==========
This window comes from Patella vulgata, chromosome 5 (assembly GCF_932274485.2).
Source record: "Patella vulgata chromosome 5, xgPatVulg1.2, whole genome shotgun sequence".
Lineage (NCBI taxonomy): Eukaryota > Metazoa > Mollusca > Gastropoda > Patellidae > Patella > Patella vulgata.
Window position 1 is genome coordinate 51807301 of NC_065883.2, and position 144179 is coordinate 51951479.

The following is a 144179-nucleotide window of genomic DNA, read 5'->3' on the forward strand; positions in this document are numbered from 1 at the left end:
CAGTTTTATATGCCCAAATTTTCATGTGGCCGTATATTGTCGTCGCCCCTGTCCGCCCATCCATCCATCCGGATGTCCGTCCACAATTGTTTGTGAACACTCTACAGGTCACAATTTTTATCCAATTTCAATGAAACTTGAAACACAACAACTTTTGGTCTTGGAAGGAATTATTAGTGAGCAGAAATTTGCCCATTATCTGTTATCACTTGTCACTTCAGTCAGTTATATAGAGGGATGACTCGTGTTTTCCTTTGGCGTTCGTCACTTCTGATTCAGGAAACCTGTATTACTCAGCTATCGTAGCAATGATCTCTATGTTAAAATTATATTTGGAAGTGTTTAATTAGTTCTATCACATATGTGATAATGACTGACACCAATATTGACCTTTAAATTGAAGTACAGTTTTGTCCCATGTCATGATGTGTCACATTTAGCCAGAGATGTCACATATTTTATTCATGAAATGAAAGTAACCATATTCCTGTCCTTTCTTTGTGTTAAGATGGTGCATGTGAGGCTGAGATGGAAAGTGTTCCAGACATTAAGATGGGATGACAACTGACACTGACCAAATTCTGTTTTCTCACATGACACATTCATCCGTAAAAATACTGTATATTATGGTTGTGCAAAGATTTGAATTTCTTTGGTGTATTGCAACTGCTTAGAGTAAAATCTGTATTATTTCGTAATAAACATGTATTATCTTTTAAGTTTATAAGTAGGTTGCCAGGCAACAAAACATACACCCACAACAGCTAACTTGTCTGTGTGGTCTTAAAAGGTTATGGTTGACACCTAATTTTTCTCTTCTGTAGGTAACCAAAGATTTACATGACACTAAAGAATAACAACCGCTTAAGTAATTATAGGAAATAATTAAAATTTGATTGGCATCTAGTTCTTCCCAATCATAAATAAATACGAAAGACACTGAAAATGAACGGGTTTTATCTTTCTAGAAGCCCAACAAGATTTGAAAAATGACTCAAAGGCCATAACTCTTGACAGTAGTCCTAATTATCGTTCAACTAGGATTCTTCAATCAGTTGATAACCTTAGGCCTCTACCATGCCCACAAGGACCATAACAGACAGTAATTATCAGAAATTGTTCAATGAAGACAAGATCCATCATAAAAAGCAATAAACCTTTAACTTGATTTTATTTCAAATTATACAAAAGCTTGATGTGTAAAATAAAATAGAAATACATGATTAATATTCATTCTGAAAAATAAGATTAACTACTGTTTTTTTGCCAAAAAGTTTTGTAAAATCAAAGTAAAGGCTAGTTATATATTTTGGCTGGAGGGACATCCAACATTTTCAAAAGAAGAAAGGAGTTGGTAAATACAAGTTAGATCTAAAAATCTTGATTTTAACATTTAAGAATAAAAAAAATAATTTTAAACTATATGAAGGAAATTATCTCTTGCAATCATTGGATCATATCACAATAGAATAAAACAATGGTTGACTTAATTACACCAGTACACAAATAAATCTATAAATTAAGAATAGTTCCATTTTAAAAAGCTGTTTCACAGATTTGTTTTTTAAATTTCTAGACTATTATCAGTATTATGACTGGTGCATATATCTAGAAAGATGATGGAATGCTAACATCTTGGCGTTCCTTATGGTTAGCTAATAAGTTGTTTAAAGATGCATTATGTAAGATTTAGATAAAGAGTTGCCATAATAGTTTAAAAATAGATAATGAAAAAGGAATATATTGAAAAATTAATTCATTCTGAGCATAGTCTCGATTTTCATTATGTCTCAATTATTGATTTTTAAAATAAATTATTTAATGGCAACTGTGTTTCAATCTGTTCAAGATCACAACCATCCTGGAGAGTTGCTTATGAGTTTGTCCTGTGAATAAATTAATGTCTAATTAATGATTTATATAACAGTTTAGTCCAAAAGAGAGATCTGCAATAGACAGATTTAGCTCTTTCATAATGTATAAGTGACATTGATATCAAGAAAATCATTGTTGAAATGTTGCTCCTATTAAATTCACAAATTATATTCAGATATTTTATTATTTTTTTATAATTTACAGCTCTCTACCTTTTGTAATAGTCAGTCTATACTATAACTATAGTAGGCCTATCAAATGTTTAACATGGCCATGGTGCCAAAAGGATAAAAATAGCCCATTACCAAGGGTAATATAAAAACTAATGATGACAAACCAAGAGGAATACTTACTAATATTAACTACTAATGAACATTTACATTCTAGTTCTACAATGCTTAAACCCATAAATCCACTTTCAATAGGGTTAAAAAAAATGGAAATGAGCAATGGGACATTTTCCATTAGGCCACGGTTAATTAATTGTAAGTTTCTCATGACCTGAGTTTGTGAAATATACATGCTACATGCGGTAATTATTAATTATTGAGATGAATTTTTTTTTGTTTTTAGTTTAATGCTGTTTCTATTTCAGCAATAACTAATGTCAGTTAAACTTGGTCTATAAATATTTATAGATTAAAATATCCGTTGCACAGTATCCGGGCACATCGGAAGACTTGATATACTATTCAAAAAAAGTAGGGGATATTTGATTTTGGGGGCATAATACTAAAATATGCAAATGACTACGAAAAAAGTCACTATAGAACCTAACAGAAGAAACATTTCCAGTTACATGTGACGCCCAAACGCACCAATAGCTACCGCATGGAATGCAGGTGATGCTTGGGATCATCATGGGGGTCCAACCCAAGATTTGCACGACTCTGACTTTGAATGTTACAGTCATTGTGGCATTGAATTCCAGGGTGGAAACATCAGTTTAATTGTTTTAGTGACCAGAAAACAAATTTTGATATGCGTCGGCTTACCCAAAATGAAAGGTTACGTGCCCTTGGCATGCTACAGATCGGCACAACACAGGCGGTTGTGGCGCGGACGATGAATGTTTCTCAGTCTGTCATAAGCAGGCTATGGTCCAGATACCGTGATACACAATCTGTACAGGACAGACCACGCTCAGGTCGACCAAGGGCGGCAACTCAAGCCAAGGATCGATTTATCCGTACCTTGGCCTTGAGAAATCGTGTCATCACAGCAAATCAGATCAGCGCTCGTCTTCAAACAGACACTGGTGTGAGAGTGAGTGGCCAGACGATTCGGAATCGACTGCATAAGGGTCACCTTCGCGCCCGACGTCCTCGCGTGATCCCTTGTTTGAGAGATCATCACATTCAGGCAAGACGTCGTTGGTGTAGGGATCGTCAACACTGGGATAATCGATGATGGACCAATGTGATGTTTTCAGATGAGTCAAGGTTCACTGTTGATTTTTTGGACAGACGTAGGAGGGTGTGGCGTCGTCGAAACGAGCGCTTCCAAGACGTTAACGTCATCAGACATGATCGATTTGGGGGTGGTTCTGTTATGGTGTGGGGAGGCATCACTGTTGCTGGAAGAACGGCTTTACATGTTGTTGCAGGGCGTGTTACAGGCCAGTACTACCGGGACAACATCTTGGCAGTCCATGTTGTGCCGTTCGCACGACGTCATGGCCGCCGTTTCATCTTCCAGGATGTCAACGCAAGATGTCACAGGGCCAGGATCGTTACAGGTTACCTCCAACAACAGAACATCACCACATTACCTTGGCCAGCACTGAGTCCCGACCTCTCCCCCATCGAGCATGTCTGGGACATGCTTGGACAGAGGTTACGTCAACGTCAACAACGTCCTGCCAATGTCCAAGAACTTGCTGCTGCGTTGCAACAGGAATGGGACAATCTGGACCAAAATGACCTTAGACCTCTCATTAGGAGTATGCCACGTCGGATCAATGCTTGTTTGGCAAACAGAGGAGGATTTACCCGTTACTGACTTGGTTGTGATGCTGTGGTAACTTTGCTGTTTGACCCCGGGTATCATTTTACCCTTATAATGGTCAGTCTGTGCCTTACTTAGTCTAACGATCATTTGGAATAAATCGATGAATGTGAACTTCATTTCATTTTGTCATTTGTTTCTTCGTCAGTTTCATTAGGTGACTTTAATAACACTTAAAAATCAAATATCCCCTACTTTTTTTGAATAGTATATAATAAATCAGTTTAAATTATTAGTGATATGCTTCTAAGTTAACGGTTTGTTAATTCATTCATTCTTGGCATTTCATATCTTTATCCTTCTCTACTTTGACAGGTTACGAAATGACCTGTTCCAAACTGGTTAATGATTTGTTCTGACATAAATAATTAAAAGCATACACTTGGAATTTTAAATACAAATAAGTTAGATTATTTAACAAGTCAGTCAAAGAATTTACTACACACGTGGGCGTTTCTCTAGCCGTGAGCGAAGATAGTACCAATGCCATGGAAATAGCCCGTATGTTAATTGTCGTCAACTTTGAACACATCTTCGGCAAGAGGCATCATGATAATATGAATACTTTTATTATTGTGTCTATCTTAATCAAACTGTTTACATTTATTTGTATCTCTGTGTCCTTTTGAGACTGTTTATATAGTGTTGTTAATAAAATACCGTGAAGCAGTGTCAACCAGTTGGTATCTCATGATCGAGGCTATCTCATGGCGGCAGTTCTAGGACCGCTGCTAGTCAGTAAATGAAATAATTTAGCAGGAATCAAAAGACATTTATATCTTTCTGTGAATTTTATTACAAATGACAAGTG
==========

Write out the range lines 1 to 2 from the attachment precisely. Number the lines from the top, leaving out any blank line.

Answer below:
This window comes from Patella vulgata, chromosome 5 (assembly GCF_932274485.2).
Source record: "Patella vulgata chromosome 5, xgPatVulg1.2, whole genome shotgun sequence".